FACE TO FACE Ursula meets: EULALEE GREEN • Pre- and antenatal nutrition expert Ursula Arens Writer; Nutrition & Dietetics Ursula has a degree in dietetics, and currently works as a freelance nutrition writer. She has been a columnist on nutrition for more than 30 years.
• Vitamin D-a-titian • Community health projects leader
The night was cold; the tomato soup was hot. We meet after Eulalee’s day of work at the Portland Hospital (the private maternity hospital in Central London). She seems unsure why I would want to meet up with her. But I had the feeling that she had a story to tell. Here it is. School was not easy, because Eulalee declares she has dyslexia. Subjects she was channelled into by well-meaning teachers were arty and crafty. But after a hospital visit, she was inspired, and declared that she wanted to become a paediatric psychiatrist. Healing and caring for children became the magnet for her motivations. “While thinking about a career, someone told me that nutrition was the basis of all health. This struck me as such an obvious and powerful truth, that I decided I wanted to be a dietitian,” said Eulalee. The more-than-slight barrier was her science qualifications – the lack of. She attended an adult technical college while jobbing and managed to obtain the golden-three science A Levels: Biology, Chemistry and Physics. “Because of my dyslexia, my exam grades were always a bit lower than my course work grades, but I managed to pass,” said Eulalee. She had to leave her home in Manchester to study dietetics and thought London offered the best options. She was anxious about being a bit older and a bit dyslexic. “North London Polytechnic (now London Metropolitan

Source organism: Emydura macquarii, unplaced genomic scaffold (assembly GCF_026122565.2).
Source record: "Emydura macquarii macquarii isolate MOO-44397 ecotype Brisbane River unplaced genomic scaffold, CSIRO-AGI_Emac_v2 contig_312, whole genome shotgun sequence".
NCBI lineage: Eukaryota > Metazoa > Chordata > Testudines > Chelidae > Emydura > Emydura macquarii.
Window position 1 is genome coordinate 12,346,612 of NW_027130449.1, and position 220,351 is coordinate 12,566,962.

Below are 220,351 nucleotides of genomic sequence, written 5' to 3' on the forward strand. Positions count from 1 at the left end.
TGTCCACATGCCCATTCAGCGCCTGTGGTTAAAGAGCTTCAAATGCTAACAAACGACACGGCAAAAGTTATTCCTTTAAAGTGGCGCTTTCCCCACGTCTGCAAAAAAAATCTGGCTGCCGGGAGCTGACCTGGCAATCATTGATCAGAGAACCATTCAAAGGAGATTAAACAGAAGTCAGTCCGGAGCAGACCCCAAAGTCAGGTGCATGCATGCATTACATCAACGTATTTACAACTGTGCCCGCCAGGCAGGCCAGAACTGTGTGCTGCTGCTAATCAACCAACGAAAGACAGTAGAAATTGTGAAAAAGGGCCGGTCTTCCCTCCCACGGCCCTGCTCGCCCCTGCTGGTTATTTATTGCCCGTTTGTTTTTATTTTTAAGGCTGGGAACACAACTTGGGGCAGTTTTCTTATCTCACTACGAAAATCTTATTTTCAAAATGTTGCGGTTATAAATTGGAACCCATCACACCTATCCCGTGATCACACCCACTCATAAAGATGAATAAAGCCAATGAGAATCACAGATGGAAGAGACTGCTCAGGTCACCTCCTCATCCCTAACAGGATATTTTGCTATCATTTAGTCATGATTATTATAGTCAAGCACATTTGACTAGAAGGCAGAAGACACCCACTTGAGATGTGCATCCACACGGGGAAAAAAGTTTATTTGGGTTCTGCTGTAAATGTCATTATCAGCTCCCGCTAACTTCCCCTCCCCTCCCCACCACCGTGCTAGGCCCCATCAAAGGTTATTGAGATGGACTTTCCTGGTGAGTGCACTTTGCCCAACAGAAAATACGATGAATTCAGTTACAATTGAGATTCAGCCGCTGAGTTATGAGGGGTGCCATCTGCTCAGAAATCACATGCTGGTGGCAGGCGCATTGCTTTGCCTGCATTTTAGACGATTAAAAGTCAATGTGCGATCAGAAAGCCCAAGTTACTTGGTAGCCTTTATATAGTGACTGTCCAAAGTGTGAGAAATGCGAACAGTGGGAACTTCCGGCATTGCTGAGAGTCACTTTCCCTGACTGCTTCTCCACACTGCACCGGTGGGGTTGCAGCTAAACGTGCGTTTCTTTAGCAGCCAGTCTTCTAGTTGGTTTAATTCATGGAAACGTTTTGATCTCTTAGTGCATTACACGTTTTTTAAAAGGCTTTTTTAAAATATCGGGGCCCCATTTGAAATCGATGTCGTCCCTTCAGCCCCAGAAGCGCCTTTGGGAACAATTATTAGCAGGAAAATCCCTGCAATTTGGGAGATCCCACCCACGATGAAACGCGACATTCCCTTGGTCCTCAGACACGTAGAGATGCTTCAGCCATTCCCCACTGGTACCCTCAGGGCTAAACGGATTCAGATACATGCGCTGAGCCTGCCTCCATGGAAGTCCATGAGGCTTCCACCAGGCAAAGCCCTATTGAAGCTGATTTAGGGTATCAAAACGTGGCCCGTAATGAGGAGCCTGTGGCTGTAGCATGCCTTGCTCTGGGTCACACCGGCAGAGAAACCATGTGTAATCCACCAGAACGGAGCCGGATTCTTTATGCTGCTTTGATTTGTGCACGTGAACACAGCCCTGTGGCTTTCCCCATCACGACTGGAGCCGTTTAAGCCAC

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Ursula meets amazing people who influence nutrition policies and practices in the UK.
University) were particularly friendly and welcoming, and invited me to come along for tea and chats. So of course this is where I chose to study.” Her first job was a half-year post with the charity, Coronary Prevention Group. They were involved in an occupational health project funded by London Transport, so Eulalee spent a lot of time giving lifestyle and dietary advice to bus drivers and tube drivers. “They were at higher risk of heart disease because they work long shifts and the jobs are sedentary, so it was important to be able to give targeted support on being healthier to these great guys.” Eulalee’s next job was a full-time dietitian post at St Thomas’ Hospital. “The job offered rotations to different departments and community clinics, which I really enjoyed.” She then did several split posts as a paediatric and a community dietitian – and she had a baby. Plus, on a part-time basis, she completed the MSc in Health Promotion at Brunel University for her role in public health. “The MSc dissertation taught me so much about motivations behind health behaviours, and also the really important role of careful language to support and inspire people to better health,” said Eulalee. The smaller theme of Eulalee’s career has been community-based support for children at home requiring enteral feeds. She suggests that caseloads